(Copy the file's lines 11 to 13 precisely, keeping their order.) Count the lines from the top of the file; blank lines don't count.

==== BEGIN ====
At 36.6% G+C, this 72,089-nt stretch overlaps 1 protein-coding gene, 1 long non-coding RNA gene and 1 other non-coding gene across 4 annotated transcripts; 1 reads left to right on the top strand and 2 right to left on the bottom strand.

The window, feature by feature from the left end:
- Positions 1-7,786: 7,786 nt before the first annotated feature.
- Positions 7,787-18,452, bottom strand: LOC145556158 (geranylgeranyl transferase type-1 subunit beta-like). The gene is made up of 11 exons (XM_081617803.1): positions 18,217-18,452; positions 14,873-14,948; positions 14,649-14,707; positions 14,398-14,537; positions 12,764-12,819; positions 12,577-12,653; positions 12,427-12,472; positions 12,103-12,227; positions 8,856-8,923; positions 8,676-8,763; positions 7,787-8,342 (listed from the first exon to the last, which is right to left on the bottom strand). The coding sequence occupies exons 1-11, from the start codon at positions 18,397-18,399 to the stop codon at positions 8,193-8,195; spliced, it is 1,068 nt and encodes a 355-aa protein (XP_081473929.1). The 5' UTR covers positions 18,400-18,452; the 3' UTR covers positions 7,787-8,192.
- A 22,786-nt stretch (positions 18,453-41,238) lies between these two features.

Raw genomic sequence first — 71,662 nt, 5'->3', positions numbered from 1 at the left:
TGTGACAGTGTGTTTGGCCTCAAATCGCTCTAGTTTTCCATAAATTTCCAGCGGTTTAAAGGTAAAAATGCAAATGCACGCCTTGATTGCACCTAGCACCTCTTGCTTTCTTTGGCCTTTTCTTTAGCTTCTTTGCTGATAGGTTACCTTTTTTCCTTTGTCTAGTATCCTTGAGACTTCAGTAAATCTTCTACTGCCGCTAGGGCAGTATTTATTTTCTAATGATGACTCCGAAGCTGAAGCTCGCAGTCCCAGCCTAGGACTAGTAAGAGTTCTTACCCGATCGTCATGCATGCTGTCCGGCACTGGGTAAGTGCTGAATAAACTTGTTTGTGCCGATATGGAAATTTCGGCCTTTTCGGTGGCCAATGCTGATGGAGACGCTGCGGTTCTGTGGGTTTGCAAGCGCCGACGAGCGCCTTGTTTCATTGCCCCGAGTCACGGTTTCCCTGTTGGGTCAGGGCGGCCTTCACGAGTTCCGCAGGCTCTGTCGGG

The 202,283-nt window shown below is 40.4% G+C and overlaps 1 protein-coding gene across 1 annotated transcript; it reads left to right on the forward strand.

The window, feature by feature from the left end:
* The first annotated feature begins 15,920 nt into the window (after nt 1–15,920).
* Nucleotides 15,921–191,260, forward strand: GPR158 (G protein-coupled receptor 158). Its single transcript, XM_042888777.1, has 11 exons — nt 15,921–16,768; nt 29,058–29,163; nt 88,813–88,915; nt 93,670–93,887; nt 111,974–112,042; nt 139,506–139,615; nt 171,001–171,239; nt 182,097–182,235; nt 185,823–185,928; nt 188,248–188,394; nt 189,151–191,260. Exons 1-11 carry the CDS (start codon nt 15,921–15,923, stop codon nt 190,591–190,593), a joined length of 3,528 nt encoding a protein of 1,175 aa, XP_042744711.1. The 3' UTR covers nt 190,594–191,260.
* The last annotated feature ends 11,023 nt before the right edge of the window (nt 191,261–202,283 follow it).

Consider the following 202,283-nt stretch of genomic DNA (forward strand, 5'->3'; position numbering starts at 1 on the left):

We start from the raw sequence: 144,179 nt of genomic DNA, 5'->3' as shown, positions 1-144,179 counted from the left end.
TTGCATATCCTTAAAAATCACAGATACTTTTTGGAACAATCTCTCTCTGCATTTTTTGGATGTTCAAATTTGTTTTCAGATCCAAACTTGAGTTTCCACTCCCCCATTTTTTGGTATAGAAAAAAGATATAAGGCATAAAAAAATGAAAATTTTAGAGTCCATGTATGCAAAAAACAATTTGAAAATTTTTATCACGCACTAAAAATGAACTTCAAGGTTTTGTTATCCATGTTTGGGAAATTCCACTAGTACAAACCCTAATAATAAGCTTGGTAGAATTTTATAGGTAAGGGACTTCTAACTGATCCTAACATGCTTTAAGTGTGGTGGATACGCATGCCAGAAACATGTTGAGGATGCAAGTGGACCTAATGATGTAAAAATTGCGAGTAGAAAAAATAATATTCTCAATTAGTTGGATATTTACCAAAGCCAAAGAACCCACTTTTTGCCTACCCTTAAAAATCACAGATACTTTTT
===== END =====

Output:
* Nucleotides 15,921–191,260, forward strand: GPR158 (G protein-coupled receptor 158). Its single transcript, XM_042888777.1, has 11 exons — nt 15,921–16,768; nt 29,058–29,163; nt 88,813–88,915; nt 93,670–93,887; nt 111,974–112,042; nt 139,506–139,615; nt 171,001–171,239; nt 182,097–182,235; nt 185,823–185,928; nt 188,248–188,394; nt 189,151–191,260. Exons 1-11 carry the CDS (start codon nt 15,921–15,923, stop codon nt 190,591–190,593), a joined length of 3,528 nt encoding a protein of 1,175 aa, XP_042744711.1. The 3' UTR covers nt 190,594–191,260.
* The last annotated feature ends 11,023 nt before the right edge of the window (nt 191,261–202,283 follow it).

Consider the following 202,283-nt stretch of genomic DNA (forward strand, 5'->3'; position numbering starts at 1 on the left):